# Passing between measures

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In this article we show how to pass between dense sets under the uniform measure on $^n$ and dense sets under the equal-slices measure on $^n$, at the expense of localising to a combinatorial subspace.

## Passing between product distributions

Let's first show how to pass between two product distributions. Given $p_1 + p_2 + p_3 = 1$, let $\mu^n_{p_1,p_2,p_3}$ denote the product distributions on $^n$ where each coordinate is independently chosen to be $j$ with probability $p_j$, $j=1,2,3$.

Let $A \subseteq ^n$, which we can think of as a set or as an event. We are interested in $A$'s probability under different product distributions; say, $\mu = \mu^n_{p_1,p_2,p_3}$ and $\mu' = \mu^n_{p'_1,p'_2,p'_3}$.

By definition, $|\mu(A) - \mu'(A)| \leq d_{TV}(\mu, \mu')$, where $d_{TV}$ denotes total variation distance. The following basic fact about total variation between product distributions appears, e.g., as Exercise 21 here:

Fact: If we write $p'_j = (1+\Delta_j) p_j$, then $d_{TV}(\mu, \mu')^2 \leq (1+(\sum_{j=1}^3 p_j \Delta_j^2))^n - 1$, and hence $d_{TV}(\mu,\mu') \leq \sqrt{\sum_{j=1}^3 p_j \Delta_j^2}\sqrt{n}$.

## A product distribution slightly corrupted

Suppose $\mu = \mu_{p_1,p_2,p_3}$ is our basic product measure, and $\mu' = \mu_{p_1',p_2',p_3'}$ is defined by $(p_1',p_2',p_3') = (1-\epsilon)(p_1,p_2,p_3) + \epsilon(q_1,q_2,q_3)$. Then one can calculate that the $\Delta_i$ above equals $-\epsilon(1-q_i/p_i)$, and hence one gets:

Proposition: $d_{TV}(\mu, \mu') \leq a(p,q) \cdot \epsilon\sqrt{n}$, where
$a(p,q) = \sqrt{-1 + \sum_{i=1}^3 q_i^2/p_i}$.

One can bound $a(p,q)$ crudely by

$a(p,q) = \sqrt{-1 + \sum_{i=1}^3 q_i^2/p_i} \leq \sqrt{\sum_{i=1}^3 1/p_i} \leq \sum_{i=1}^3 1/\sqrt{p_i}$.

Recall that the Equal Slices distribution $\overline{\nu}$ is given by first choosing $(p_1, p_2, p_3)$ from the simplex, and then drawing from the product distribution $\mu_{p_1,p_2,p_3}$. Since

$\int_{p_1+p_2+p_3 = 1} (\sum_{i=1}^3 1/\sqrt{p_i}) = O(1)$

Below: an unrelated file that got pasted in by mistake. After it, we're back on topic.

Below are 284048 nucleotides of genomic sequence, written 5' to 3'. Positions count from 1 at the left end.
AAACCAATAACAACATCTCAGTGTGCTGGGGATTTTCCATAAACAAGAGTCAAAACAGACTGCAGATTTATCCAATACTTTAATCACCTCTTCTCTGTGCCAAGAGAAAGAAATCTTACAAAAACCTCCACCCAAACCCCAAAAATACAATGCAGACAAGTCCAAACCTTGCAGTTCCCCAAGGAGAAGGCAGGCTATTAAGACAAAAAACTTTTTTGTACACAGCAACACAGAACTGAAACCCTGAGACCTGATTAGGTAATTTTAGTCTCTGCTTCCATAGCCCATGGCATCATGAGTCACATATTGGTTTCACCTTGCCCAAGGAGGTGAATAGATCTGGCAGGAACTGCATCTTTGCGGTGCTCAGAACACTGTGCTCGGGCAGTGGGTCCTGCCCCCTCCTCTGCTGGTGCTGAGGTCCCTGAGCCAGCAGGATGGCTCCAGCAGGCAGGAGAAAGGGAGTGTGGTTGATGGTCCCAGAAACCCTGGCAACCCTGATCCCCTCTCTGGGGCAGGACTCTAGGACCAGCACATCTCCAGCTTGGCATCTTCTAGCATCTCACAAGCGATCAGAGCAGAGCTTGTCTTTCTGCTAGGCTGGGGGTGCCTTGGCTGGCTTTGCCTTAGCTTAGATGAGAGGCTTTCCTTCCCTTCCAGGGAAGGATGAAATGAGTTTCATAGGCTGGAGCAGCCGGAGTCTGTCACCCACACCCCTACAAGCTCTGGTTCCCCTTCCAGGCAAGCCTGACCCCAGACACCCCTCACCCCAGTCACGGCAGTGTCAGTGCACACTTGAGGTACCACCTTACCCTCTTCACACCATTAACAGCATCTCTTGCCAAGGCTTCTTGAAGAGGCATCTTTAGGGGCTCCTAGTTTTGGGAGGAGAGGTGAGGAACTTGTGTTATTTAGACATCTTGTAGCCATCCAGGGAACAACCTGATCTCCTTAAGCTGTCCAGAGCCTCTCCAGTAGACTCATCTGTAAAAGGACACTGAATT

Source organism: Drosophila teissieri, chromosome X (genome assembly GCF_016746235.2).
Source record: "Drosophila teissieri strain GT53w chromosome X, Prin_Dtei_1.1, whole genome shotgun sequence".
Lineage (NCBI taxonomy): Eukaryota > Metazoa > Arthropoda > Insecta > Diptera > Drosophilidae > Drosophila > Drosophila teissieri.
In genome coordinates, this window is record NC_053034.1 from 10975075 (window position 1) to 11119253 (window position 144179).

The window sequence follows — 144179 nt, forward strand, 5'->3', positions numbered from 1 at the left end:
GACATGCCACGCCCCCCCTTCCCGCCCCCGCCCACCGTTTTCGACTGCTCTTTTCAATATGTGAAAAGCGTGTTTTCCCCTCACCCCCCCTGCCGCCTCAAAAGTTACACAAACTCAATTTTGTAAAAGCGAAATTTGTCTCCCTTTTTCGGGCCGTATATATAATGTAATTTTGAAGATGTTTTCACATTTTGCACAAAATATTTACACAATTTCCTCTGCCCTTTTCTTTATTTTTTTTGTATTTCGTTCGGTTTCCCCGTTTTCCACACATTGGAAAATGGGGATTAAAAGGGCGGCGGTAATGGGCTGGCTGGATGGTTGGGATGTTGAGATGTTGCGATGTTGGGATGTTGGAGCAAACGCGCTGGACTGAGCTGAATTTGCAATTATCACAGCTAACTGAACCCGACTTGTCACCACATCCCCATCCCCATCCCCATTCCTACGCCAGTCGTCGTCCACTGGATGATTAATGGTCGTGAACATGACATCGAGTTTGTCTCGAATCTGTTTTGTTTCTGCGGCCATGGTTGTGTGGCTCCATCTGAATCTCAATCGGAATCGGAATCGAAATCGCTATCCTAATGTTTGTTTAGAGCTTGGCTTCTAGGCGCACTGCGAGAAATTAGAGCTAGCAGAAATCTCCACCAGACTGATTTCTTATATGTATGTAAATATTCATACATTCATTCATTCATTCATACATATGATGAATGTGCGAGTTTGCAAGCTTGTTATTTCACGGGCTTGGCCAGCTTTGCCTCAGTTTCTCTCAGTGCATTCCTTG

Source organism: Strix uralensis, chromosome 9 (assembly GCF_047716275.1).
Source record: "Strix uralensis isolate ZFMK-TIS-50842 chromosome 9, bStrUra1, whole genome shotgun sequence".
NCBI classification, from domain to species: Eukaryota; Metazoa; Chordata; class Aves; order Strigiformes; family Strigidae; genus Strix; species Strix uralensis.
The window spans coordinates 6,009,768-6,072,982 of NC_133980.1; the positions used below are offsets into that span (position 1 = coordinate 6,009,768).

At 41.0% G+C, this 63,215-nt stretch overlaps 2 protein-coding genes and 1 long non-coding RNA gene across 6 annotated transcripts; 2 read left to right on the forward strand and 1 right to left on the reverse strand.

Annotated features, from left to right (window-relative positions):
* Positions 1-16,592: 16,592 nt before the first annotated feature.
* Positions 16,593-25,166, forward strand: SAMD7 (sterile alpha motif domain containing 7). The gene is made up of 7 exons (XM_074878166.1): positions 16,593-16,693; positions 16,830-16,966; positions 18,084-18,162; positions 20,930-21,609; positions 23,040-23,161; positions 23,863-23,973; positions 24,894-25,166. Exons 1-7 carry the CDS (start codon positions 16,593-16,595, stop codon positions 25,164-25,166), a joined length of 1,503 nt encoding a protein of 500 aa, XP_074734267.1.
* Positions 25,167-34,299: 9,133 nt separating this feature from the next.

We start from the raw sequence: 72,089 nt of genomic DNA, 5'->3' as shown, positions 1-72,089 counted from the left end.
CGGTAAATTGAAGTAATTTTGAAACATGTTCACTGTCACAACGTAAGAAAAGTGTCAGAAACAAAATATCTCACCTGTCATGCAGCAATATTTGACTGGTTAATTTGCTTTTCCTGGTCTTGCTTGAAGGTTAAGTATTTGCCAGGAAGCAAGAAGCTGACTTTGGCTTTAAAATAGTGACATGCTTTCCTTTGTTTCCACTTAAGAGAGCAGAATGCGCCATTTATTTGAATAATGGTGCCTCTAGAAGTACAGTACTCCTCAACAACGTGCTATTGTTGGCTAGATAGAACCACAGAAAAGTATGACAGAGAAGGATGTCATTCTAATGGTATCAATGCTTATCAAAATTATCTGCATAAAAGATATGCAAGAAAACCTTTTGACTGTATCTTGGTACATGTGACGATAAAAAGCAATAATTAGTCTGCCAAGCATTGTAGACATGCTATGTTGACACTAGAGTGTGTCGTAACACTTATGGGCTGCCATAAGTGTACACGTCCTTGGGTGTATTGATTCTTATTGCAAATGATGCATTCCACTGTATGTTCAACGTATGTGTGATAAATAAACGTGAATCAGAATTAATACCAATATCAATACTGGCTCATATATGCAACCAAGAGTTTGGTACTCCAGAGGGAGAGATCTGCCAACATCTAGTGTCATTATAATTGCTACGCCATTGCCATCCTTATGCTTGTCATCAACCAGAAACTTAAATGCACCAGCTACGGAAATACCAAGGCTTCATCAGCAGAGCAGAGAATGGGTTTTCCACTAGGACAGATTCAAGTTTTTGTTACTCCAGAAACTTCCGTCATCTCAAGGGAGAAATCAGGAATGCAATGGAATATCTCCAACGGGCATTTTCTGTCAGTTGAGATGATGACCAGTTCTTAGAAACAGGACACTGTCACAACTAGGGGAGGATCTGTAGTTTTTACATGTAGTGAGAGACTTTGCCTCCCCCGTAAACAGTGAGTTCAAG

(it's $48/5$, I believe), we conclude the following:

Proposition: Let $\gamma$ be the distribution on $^n$ given by the following procedure: (a) pick a random subset $S \subseteq [n]$ by including each coordinate with probability $\epsilon$; (b) draw from the product distribution $\mu_{q_1, q_2, q_3}$ on the $S$ coordinates; (c) draw from $\mu_{p_1, p_2, p_3}$ on the $[n] \setminus S$ coordinates. Then $d_{TV}(\overline{\nu}, \gamma) \leq O(\epsilon \sqrt{n})$.
Corollary: The same would be true if in (b) we drew from Equal Slices on $^S$; this is because Equal Slices is a mixture of product distributions.

In fact, I'm quite certain it would be true if we put any distribution whatsoever on the $S$ coordinates, since $a(p,q)$ could be upper-bounded independently of the $q_i$'s. If we need this later, we can fill in the details.

## Passing from uniform to equal-slices

We will be interested in the case when $(p_1,p_2,p_3) = (\frac{1}{3}, \frac{1}{3}, \frac{1}{3})$ generates the uniform distribution and $(p'_1, p'_2, p'_3)$ is a slight mixture with another distribution. Specifically, say

Definition: $(p'_1, p'_2, p'_3) = (1-\epsilon)(\frac{1}{3}, \frac{1}{3}, \frac{1}{3}) + \epsilon(q_1, q_2, q_3)$.

Then we can calculate:

$\sum_{j=1}^3 p_j \Delta_j^2 = 3(q_1^2 + q_2^2 + q_3^2 - 1/3) \epsilon^2 \leq 3\epsilon^2.$

Hence:

Proposition: In this scenario, $d_{TV}(\mu, \mu') \leq \sqrt{3} \epsilon\sqrt{n}$ independently of $(q_1, q_2, q_3)$.

Recall that equal-slices measure is gotten by first drawing $(q_1, q_2, q_3)$ from the simplex and then drawing from the product distribution generated by $\mu^1_{q_1,q_2,q_3}$. Since the above proposition holds for every choice of $(q_1, q_2, q_3)$, it holds when we average these choices over the simplex. It would also hold if we averaged over $(q_1, q_2, 0)$ drawn from the 2-simplex $q_1 + q_2 = 1$. We conclude:

Theorem: Suppose $\lambda$ is the distribution on $^n$ generated as follows: First we draw a random restriction in which each coordinate is free with probability $\epsilon$ and fixed uniformly with probability $1-\epsilon$. Next, we draw the free coordinates from the equal-slices measure. Then $d_{TV}(\mathrm{uniform}, \lambda) \leq \sqrt{3}\epsilon \sqrt{n}$. Furthermore, this is also true for $\lambda'$, defined in the same way except that the free coordinates are drawn form the equal-slices measure on $^n$.

Corollary: Suppose we change $\lambda$ slightly by also conditioning on at least $\epsilon n/2$ coordinates being left free initially and hence drawn from an equal-slices distribution. Then $d_{TV}(\mathrm{uniform}, \lambda) \leq \sqrt{3}\epsilon \sqrt{n} + \exp(-\Omega(\epsilon n))$. The analogous statement is true for $\lambda'$.

Proof: This follows because the probability of getting too few free coordinates is at most $\exp(-\Omega(\epsilon n))$, by a standard large-deviation bound.

## Passing from equal-slices to uniform

This is a bit easier, which is convenient as we'll want to prove something stronger.

Suppose $A \subseteq ^n$ has $\Pr_{\nu}[A] = \delta$, where again $\nu$ denotes equal-slices measure. Recall that we can think of $\nu$ as first choosing $(p_1,p_2,p_3)$ from the simplex and then drawing from the product distribution $\mu^n_{p_1,p_2,p_3}$. The following is easy to check:

Fact: Any distribution $\mu^1_{p_1,p_2,p_3}$ on $$ can be written as a mixture distribution $\alpha \mu^1_{1/3,1/3,1/3} + (1-\alpha) \lambda$, where $\alpha = 3\min\{p_1,p_2,p_3\}$ and $\lambda$ is some other distribution.